On 1st March 2007 I published a post on FireFox – The Researchers Favourite Application?. I had expected this to be an uncontroversial posting, so I was surprised when Mark Sammons, a Sys Admin at Edinburgh University, stated that “Simply put, Firefox is not Enterprise-ready enough to be considered for migration from IE“. Mark gave a full explanation of the difficulties on large-scale deployment of FireFox and his reservations were echoed by Phil Wilson.

Mark commented on these discussions on his In-Cider Knowledge blog in a posting entitled Blogging On The Intranet – The Real “Killer App” of Blogging? :

I recently got into a discussion about the deployment of Firefox with Brian Kelly from the UK Web Focus blog. The discussion was quite interesting in that me and him were coming at the topic of Firefox from totally different angle – but it was interesting because we both listened to the others’ viewpoint, understanding where and what our areas of expertise in this field were.

I would very much agree with this sentiment; this, after all, is surely what blogs are about. So I was fascinated by Mark’s alternative interpretation:

However, what interested me is that this sort of issue that is raised within the University where I work yet the conversation isn’t happening.

He went on to add:

One of the most significant barriers that I see is that blogging is very transparent, very outward-looking, all posts are in the public domain. This seems an ideal scope for the conversation but the reality is, people will temper their language if talking to people outside of the organisation, temper their views to more “official” viewpoints. This does not match the ideals of what blogging was mean’t to be. I wonder if blogging confined to people on the intranet might be its real “killer app”.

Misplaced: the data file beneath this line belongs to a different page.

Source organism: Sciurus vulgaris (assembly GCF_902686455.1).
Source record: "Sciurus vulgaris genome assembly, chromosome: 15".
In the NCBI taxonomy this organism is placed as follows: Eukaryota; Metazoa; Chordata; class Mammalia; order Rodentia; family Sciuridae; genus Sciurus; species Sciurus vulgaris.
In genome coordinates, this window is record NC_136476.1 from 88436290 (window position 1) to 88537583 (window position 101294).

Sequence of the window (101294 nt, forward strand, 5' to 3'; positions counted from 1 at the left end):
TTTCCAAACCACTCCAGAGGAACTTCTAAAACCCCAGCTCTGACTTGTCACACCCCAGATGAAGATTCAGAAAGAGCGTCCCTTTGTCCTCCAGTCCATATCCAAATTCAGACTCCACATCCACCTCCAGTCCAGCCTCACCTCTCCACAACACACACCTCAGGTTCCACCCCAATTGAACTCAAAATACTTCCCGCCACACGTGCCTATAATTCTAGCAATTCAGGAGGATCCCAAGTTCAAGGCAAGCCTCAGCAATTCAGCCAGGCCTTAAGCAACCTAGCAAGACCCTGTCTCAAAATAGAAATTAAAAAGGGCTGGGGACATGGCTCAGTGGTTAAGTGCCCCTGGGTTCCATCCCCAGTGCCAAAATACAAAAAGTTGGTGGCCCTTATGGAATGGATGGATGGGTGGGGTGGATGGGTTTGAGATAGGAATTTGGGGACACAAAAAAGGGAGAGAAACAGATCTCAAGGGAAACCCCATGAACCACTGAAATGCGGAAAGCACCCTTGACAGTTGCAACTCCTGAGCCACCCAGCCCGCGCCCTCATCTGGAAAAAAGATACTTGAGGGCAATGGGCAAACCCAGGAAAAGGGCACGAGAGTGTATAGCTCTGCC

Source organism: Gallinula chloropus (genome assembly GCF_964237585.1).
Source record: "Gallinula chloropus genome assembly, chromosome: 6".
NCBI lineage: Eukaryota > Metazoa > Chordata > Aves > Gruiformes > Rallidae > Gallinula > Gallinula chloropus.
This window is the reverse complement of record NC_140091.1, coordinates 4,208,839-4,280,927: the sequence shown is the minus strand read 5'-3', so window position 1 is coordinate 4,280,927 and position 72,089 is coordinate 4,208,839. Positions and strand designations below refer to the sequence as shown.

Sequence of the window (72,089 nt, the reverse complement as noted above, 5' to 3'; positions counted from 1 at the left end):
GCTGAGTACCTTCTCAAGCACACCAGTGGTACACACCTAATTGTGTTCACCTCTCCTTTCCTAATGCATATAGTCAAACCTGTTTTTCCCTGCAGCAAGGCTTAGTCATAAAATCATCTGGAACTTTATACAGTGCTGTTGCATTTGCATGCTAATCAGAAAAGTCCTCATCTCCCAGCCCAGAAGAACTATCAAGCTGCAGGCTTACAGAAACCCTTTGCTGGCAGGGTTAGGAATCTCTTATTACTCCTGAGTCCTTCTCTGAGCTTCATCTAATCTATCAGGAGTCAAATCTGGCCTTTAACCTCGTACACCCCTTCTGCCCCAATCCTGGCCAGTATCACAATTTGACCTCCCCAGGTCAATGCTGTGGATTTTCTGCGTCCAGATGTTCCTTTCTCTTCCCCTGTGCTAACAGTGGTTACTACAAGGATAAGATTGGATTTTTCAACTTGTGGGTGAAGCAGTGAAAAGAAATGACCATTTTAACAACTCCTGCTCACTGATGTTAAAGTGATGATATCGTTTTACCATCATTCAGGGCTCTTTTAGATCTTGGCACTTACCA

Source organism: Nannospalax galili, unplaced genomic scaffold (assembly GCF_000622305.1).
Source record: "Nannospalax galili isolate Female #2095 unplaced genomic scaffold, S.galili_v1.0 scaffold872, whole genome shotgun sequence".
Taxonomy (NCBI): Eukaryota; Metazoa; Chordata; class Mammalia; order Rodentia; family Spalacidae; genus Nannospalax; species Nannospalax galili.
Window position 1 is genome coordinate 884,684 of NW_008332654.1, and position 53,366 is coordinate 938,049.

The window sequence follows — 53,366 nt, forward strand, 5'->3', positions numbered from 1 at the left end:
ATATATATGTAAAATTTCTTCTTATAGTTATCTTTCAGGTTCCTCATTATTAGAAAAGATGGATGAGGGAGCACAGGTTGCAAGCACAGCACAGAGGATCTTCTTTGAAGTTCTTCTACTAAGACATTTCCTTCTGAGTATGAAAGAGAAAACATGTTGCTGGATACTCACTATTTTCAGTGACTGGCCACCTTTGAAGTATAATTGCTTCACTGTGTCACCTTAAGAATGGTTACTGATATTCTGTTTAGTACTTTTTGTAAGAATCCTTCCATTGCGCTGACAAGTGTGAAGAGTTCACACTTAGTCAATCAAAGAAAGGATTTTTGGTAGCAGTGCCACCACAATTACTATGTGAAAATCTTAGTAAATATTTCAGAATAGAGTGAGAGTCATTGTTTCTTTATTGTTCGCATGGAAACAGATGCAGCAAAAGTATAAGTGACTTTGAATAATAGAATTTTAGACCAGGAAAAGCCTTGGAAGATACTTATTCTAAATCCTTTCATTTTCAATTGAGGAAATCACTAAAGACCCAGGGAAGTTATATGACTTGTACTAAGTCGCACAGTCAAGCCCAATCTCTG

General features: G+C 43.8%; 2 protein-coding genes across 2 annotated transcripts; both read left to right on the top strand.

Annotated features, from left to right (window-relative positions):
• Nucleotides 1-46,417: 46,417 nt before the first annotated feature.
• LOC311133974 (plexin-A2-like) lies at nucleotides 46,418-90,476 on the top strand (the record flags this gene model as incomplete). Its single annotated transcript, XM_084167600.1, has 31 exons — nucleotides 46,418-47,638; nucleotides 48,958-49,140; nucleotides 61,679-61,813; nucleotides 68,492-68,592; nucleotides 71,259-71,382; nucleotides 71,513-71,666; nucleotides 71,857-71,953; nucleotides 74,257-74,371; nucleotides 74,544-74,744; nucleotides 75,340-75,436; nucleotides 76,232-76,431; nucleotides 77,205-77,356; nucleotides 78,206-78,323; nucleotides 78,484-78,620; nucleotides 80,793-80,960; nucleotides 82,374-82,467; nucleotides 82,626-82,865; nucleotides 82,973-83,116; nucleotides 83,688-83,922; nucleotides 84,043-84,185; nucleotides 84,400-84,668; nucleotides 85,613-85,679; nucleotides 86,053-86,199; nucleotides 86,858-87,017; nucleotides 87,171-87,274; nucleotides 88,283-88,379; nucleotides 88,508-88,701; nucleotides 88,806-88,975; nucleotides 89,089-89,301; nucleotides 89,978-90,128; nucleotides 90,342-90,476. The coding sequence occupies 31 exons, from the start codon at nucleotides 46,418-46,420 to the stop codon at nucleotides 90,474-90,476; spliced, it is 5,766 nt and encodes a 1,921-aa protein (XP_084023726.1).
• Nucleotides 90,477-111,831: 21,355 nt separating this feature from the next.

My view of blogging is very much about openness and transparency. This, after all, reflects my role as a national Web adviser, with a responsibility for dissemination and engagement with my user communities. But am I guilty of assuming that an approach which may work for those with responsibilities for liaison with the wider community will also work within a organisation? I do, of course, see arguments and debates which take place within my institution, often on mailing lists. And I wonder whether blogs have a role to play in these debates – and the extent to which the culture and best practices which are being developed for public blogs will be applicable for blogs within an Intranet.

Thanks, Mark, for this insight. Does anyone have any experiences in the use of closed blogs? And might this be a way of addressing the concerns raised by Sheila Webber in her recent posting on Webbed or Websceptic: You Decide. – rather than a debate on the relative merits of blogs versus more traditional publications, might not blogs have a more important role in encouraging internal debate and discussions?